9 August 2011

On holiday in Venice and Sarajevo

I've not been ignoring the blog I promise. I've been on a summer holiday. First we were in Venice for their art festival the Biennale and then on (via overnight trains and a day of zombie-transit in Zagreb) to Sarajevo to the superb, yearly film festival. Here are some food highlights and snapshots.

coloured pasta in the tourist shops in Venice

no escape from the kebab

 a wonderful marble like statue - actually a giant candle

Italy is of course well famous for its food; the Balkans less so. Even now the Balkans in general and Sarajevo in particular make people think of the 1992-96 war  that followed the collapse of Yugoslavia and was the most biggest conflict in Europe since WWII.

15 years later and of course the city is very different, although you can still see the bullet trails on the buildings. It's definitely changed in the year I've been coming  to the film festival.

Bosnians love coffee. Every corner has a place selling it. Often you can get an espresso or a Bosnian coffee which is brewed in little copper pots with the grounds like its Turkish cousin. You can also get a cappuccino in lots of places should that be your wish.

One of the other things Sarajevo does very well is pastries. The ubiquitous boreks are everywhere - a bit like giant coiled sausage rolls but with lamb - but the vegetarian equivalents are probably a bit nicer and definitely less greasy. Buying a sirnica will get you the same pastry with a mashed up cheese filling (like feta), zeljanica is the same cheese with spinach and krompiruĊĦa contains potato. The tried and tested spinach and cheese combo is delicious, whilst the potato is a bit hard going when combined with the pastry.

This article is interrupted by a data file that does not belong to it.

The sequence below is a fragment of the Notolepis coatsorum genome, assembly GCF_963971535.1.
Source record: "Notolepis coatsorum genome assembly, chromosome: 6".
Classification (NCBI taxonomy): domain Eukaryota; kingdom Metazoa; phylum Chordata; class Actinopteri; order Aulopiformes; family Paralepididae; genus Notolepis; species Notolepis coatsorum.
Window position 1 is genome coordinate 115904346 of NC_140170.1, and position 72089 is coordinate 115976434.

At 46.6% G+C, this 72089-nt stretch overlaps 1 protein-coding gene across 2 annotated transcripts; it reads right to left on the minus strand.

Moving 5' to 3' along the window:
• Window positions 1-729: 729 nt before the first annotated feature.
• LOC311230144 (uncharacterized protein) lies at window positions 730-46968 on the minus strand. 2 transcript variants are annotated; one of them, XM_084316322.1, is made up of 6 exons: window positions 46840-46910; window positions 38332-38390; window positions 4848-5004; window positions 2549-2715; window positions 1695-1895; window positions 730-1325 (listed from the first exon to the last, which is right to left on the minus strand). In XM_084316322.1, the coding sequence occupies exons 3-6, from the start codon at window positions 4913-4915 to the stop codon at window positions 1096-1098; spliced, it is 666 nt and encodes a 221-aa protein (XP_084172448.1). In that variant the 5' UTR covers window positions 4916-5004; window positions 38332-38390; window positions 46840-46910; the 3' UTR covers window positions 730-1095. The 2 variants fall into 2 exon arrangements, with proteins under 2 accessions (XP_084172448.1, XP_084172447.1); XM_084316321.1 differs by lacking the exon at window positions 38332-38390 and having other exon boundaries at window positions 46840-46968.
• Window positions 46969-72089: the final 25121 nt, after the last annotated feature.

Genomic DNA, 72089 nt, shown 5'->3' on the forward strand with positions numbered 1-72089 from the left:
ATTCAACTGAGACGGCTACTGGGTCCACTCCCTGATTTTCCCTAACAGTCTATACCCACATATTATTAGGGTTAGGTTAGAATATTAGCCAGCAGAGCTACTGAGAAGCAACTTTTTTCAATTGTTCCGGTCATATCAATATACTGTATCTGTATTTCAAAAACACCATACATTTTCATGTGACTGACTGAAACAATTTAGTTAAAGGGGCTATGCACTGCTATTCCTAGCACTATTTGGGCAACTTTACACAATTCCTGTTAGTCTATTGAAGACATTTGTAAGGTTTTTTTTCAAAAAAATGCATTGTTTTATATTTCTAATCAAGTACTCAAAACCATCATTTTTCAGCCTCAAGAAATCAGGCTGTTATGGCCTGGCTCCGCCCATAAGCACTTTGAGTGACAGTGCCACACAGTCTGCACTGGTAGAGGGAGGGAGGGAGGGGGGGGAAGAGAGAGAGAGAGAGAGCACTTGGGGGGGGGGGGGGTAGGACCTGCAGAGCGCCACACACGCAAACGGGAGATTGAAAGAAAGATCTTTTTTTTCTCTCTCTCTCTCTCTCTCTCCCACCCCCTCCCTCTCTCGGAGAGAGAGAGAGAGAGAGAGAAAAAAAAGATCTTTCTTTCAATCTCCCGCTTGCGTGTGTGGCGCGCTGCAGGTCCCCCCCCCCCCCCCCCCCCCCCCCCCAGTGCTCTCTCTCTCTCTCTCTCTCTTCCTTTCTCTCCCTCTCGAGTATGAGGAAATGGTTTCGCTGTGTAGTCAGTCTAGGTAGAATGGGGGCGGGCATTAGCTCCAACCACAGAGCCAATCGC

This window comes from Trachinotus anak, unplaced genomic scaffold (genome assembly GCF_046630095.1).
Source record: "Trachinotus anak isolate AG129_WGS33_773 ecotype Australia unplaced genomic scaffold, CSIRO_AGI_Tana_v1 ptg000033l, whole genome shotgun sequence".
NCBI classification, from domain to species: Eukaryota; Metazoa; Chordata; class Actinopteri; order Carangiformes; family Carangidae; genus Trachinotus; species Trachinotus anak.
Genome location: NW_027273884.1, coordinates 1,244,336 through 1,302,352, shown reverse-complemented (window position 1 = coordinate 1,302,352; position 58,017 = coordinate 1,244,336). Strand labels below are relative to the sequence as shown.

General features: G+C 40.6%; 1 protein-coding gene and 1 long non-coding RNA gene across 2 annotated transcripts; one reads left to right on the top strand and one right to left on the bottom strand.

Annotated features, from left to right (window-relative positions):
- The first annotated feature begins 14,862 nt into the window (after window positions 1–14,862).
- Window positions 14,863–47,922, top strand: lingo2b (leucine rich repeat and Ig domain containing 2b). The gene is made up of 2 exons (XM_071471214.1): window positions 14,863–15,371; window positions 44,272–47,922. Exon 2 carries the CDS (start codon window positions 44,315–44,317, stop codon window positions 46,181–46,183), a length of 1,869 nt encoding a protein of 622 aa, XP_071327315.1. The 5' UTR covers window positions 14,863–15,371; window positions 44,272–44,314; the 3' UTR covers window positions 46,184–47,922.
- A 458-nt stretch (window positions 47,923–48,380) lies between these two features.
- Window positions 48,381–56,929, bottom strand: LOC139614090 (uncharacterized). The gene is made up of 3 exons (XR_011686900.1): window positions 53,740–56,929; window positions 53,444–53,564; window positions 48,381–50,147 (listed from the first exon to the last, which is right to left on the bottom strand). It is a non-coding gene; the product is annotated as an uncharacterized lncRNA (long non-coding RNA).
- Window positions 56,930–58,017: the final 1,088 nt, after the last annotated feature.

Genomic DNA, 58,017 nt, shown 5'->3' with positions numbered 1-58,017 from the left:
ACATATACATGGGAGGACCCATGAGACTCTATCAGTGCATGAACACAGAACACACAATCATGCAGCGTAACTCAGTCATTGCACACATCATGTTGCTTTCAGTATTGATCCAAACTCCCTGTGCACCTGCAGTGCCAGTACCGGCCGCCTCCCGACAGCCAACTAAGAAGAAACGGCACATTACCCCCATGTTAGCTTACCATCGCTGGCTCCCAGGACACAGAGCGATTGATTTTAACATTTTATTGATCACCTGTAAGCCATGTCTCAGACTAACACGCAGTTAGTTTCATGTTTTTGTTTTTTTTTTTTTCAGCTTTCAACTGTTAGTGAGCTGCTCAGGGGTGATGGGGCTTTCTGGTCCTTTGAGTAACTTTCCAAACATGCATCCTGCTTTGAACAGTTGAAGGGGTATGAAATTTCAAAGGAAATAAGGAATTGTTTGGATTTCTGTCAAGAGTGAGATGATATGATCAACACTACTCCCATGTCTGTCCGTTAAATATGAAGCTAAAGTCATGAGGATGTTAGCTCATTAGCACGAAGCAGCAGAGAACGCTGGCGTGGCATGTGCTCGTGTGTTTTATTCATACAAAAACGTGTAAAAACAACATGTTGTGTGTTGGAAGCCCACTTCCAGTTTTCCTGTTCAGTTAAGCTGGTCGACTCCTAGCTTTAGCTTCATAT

You can buy corn on the street for one KM (convertible mark).

Pizza in Sarajevo is the business! there are a few places in the centre where you can get slices of the proper stone-baked stuff

The Balkans are not great if you don't eat meat. Omelette, lots of cheese, some nice simple salads, pastas and sandwiches are all available for vegetarians but if you sit down to a proper meal and are after proper evening food its a bit thin on the ground. Typical Bosnian food includes hearty meat stews as above. A little bit of spice, lots of tomato and onion and some beef or veal cooked for quite a long time.

Best enjoyed with salad and a delicious unsweetened yoghurt drink.

As well as coffee (and despite a large Muslim population, many of whom are pretty secular) beer is also everywhere. At the Saraveo Pivara, an old brewery, you can get light, un-filtered light and dark beer in about five sizes ranging from 0.1l to one litre bad boy steins.

Bosnian bread is so much better than Italian! This is somun  and is the absolute business. Elastic, pure white dough with a slight blackening on the bottom and a sprinkle of black sesame seeds on top.

The bakeries in Sarajevo are amazing, loads of top-notch fresh stuff every morning.

We enjoyed it with some spreadable cheese that was also wicked.

On the last day we kept things simple.


  1. Bosnian bread? Better than Italian!? Wowee wowzers. I've not had much experience of Eastern European countries but what I have had shows they sure do like their meat stews.

  2. Yeah that was a bit of a claim wasn't it! I suppose I was talking about the bread we had on the holiday, couldn't find any nice stuff in Venice for some reason...